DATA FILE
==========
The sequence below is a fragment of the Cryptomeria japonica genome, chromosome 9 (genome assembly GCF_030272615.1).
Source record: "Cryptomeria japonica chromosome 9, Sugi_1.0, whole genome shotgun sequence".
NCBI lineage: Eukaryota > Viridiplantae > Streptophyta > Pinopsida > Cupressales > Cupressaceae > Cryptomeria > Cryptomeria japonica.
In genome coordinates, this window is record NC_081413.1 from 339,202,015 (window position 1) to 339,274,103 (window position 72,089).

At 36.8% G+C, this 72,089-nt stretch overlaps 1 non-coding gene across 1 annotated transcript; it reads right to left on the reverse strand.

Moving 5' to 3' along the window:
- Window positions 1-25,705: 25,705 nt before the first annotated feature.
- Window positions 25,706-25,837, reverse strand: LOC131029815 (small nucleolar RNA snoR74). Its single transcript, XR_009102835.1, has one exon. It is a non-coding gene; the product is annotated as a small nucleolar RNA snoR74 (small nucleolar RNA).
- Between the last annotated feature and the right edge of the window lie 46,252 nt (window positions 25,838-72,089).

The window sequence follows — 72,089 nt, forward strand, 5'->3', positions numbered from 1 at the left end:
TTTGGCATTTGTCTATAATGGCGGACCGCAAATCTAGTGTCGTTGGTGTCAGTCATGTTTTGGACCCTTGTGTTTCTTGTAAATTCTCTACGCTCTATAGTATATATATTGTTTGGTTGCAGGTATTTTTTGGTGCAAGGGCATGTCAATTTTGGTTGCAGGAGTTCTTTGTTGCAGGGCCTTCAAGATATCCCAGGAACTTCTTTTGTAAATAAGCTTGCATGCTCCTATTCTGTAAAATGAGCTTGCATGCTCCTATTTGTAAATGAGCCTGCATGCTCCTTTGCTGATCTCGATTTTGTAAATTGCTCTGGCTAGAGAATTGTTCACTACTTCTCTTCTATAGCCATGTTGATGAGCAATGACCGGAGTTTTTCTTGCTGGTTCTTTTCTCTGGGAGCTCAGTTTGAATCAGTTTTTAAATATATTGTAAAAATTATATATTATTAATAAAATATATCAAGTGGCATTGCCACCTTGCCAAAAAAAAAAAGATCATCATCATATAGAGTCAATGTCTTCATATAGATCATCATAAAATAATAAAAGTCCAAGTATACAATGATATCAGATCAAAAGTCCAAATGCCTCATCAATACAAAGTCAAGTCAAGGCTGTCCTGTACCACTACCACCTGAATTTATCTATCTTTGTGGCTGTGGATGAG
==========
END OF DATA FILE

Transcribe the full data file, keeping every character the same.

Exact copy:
The sequence below is a fragment of the Cryptomeria japonica genome, chromosome 9 (genome assembly GCF_030272615.1).
Source record: "Cryptomeria japonica chromosome 9, Sugi_1.0, whole genome shotgun sequence".
NCBI lineage: Eukaryota > Viridiplantae > Streptophyta > Pinopsida > Cupressales > Cupressaceae > Cryptomeria > Cryptomeria japonica.
In genome coordinates, this window is record NC_081413.1 from 339,202,015 (window position 1) to 339,274,103 (window position 72,089).

At 36.8% G+C, this 72,089-nt stretch overlaps 1 non-coding gene across 1 annotated transcript; it reads right to left on the reverse strand.

Moving 5' to 3' along the window:
- Window positions 1-25,705: 25,705 nt before the first annotated feature.
- Window positions 25,706-25,837, reverse strand: LOC131029815 (small nucleolar RNA snoR74). Its single transcript, XR_009102835.1, has one exon. It is a non-coding gene; the product is annotated as a small nucleolar RNA snoR74 (small nucleolar RNA).
- Between the last annotated feature and the right edge of the window lie 46,252 nt (window positions 25,838-72,089).

The window sequence follows — 72,089 nt, forward strand, 5'->3', positions numbered from 1 at the left end:
TTTGGCATTTGTCTATAATGGCGGACCGCAAATCTAGTGTCGTTGGTGTCAGTCATGTTTTGGACCCTTGTGTTTCTTGTAAATTCTCTACGCTCTATAGTATATATATTGTTTGGTTGCAGGTATTTTTTGGTGCAAGGGCATGTCAATTTTGGTTGCAGGAGTTCTTTGTTGCAGGGCCTTCAAGATATCCCAGGAACTTCTTTTGTAAATAAGCTTGCATGCTCCTATTCTGTAAAATGAGCTTGCATGCTCCTATTTGTAAATGAGCCTGCATGCTCCTTTGCTGATCTCGATTTTGTAAATTGCTCTGGCTAGAGAATTGTTCACTACTTCTCTTCTATAGCCATGTTGATGAGCAATGACCGGAGTTTTTCTTGCTGGTTCTTTTCTCTGGGAGCTCAGTTTGAATCAGTTTTTAAATATATTGTAAAAATTATATATTATTAATAAAATATATCAAGTGGCATTGCCACCTTGCCAAAAAAAAAAAGATCATCATCATATAGAGTCAATGTCTTCATATAGATCATCATAAAATAATAAAAGTCCAAGTATACAATGATATCAGATCAAAAGTCCAAATGCCTCATCAATACAAAGTCAAGTCAAGGCTGTCCTGTACCACTACCACCTGAATTTATCTATCTTTGTGGCTGTGGATGAG